TransWorks also argues that a stay is warranted because there are three patents and more than two hundred claims at issue, with a substantial body of prior art patents and publications (including many that the PTO did not consider in its original examination of the patents at issue). In these circumstances, TransWorks contends that "it is almost inevitable" that, in the reexamination process, the PTO will either cancel or narrow many of the claims of the patents-in-suit. Finally, TransWorks identifies a number of other advantages of staying this case pending the anticipated reexamination, the most of important of which focus on the PTO's expertise and the potential that its work would narrow and refine the issues in this case.
In response, Plaintiffs initially argued that the motion to stay was premature, because the PTO had not decided whether to re-examine the patents. While that objection is now moot, Plaintiffs further argue that a stay is not mandatory even if reexamination proceedings are going forward in the PTO. Plaintiffs then point to a number of factors that they believe counsel against a stay in this case, including that (i) some claims may survive reexamination, (ii) the PTO's findings would not be binding on all Defendants, (iii) reexamination is time-consuming and costly, (iv) related litigation in the Western District of Pennsylvania has reached an advanced stage, and (v) Plaintiffs would be prejudiced by the granting of a stay.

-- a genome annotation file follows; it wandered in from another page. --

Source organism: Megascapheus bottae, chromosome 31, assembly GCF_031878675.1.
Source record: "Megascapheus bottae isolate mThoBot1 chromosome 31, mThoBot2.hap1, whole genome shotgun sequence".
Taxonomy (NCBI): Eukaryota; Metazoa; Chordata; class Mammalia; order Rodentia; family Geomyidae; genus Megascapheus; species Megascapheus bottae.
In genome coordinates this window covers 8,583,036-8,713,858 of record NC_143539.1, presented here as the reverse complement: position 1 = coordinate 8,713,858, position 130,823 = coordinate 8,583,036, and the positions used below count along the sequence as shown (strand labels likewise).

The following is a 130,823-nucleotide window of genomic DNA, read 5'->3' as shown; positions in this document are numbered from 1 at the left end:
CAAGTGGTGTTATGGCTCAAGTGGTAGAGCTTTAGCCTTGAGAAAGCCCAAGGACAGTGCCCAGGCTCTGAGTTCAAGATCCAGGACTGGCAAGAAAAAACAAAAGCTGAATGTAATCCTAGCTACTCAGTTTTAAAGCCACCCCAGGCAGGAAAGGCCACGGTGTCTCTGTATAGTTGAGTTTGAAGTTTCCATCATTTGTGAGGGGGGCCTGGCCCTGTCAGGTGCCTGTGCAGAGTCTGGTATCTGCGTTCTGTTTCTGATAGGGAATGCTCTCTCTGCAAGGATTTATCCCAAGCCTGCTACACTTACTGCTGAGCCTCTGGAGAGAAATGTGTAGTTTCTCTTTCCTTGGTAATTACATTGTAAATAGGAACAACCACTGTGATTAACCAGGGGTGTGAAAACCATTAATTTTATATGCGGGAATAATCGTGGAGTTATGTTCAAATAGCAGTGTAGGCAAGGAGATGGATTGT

The parties agree that a district court has "inherent power to manage [its] dockets and stay proceedings, including the authority to order a stay pending conclusion of a PTO reexamination." Ethicon, Inc. v. Quigg, 849 F.2d 1422, 1426-27 (Fed. Cir. 1988) (citing Landis v. N. Amer. Co., 299 U.S. 248, 254 (1936)). In deciding whether to enter such a stay, courts consider the following factors: (i) whether a stay will unduly prejudice or tactically disadvantage the non-moving party, (ii) whether a stay will simplify the issues in question and streamline the trial, and (iii) whether a stay will reduce the burden of litigation on the parties and on the court. Tap Pharmaceutical Prods., Inc. v. Atrix Laboratories, Inc., 2004 WL 422697, at *1 (N.D. Ill. Mar. 3, 2004).